Gay Shopping Guide: Buy Here, Not There!

By: Editors

Whether you celebrate Christmas, Kwanzaa, or you're getting a late start on Hanukkah shopping, retail season has begun. First came Black Friday, then Small Business Saturday, and of course, Cyber Monday. But before you whip out a credit card for online purchases or head to the mall to brave the hordes looking for a deal, you should know what companies do with the cash you spend.

Some clearly support their LGBT employees and customers, some clearly don't — and then there's a group somewhere in the muddled middle. For those, you'll want to proceed with caution.

This is The Advocate's list of the most important track records to remember. For a more comprehensive list, try the Human Rights Campaign's Buyer's Guide, or download its handy iPhone app.


STOP HERE: Chevron
NOT THERE: ExxonMobil

The worst company on the entire Corporate Equality Index (an annual list from the Human Rights Campaign of the businesses with the most LGBT-supportive policies) is ExxonMobil. For two consecutive years, the company has scored a -25 out of 100 possible points, which is the lowest score ever received by any corporation. We put ExxonMobil on the cover of The Advocate this year to help draw attention to the company's terrible record. Days later, the company made headlines by extending eligibility for health care plans to the legal spouses of its gay and lesbian employees. But while out doing your holiday shopping, don't line up at these pumps just yet. With the Supreme Court's ruling on the Defense of Marriage Act and subsequent changes to who the federal government considers married, ExxonMobil's old policy had arguably become illegal. The company's shareholders have voted over and over against changing its antidiscrimination policy to include sexual orientation and gender identity. That hasn't changed. Meanwhile, Chevron had a perfect score from the HRC in both 2012 and 2013. Shell is a close second with a 95.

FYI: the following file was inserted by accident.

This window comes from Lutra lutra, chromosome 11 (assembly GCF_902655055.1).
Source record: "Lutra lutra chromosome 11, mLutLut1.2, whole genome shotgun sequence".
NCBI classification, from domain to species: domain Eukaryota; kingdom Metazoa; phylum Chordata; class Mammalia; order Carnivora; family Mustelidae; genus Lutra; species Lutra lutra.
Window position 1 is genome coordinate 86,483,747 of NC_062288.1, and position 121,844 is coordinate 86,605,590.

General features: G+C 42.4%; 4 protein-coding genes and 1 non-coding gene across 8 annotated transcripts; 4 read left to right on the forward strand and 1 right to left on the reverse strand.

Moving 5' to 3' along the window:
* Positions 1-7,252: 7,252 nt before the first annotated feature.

Proceed With Caution: Urban Outfitters

We know the hip sneakers and displays of books, all exhibited in such a cool, urban manner, are calling your name. The company isn't antigay, but it still might leave LGBT hipsters wondering.

According to the Human Rights Campaign, the company (and its other brands, Anthropologie, Free People, and BHLDN) does not offer very many protections to its LGBT employees. And on top of that, the CEO is known to have donated to anti-LGBT politicians like Rick Santorum. Urban Outfitters once stocked pro-marriage equality shirts but pulled them after a week in 2008. When asked in 2003 for his views were on homosexuality, chairman Richard Hayne told the Philadelphia Weekly, "I have my own opinion, but I am not going to share it." As far as we can tell, a decade later, little has changed.

But it isn't all bad news. UO is all about capitalizing on trends. So with the wave of support for marriage equality, the company's April 2012 catalog featured two hipster girls kissing on page 2, which sent One Million Moms into a tizzy.